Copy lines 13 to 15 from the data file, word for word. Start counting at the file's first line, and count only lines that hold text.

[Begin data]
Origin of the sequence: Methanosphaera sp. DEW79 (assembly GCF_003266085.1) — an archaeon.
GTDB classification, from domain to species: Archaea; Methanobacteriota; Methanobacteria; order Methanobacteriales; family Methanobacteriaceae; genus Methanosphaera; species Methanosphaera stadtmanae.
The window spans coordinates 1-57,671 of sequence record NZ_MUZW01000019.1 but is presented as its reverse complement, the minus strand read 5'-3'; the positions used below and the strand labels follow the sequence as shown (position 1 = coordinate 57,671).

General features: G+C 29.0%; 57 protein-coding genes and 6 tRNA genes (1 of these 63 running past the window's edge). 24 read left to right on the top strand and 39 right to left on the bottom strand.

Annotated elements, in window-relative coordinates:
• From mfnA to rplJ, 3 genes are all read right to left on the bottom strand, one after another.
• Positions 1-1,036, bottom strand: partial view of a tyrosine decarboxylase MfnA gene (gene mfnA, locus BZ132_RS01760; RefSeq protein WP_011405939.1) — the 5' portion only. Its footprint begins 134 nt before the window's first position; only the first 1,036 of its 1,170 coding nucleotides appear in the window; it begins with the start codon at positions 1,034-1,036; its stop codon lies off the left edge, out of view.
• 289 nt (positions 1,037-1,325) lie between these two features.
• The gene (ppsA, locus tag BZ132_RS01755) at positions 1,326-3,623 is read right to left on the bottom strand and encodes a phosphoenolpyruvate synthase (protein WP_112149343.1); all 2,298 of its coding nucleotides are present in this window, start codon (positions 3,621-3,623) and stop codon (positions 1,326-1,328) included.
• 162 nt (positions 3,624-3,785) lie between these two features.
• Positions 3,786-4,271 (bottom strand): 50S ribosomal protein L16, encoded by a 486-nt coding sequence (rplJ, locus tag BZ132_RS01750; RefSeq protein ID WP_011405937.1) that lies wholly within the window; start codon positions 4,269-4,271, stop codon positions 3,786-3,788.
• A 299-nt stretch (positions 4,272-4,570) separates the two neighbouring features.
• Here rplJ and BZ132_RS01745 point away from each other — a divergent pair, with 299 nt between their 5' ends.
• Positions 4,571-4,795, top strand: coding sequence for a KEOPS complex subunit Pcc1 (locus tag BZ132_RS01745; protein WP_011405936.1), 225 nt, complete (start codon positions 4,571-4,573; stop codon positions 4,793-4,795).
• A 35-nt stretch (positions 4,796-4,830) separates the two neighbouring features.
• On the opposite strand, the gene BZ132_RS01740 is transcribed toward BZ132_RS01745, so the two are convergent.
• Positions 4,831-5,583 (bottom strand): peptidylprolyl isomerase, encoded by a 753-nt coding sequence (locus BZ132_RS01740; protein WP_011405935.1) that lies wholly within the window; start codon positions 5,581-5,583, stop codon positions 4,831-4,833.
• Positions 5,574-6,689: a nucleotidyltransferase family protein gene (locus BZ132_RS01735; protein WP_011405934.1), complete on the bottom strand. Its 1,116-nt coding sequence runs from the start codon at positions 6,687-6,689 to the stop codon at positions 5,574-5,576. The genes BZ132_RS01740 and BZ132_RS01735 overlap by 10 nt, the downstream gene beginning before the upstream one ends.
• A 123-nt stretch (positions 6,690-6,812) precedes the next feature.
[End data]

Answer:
• Here rplJ and BZ132_RS01745 point away from each other — a divergent pair, with 299 nt between their 5' ends.
• Positions 4,571-4,795, top strand: coding sequence for a KEOPS complex subunit Pcc1 (locus tag BZ132_RS01745; protein WP_011405936.1), 225 nt, complete (start codon positions 4,571-4,573; stop codon positions 4,793-4,795).
• A 35-nt stretch (positions 4,796-4,830) separates the two neighbouring features.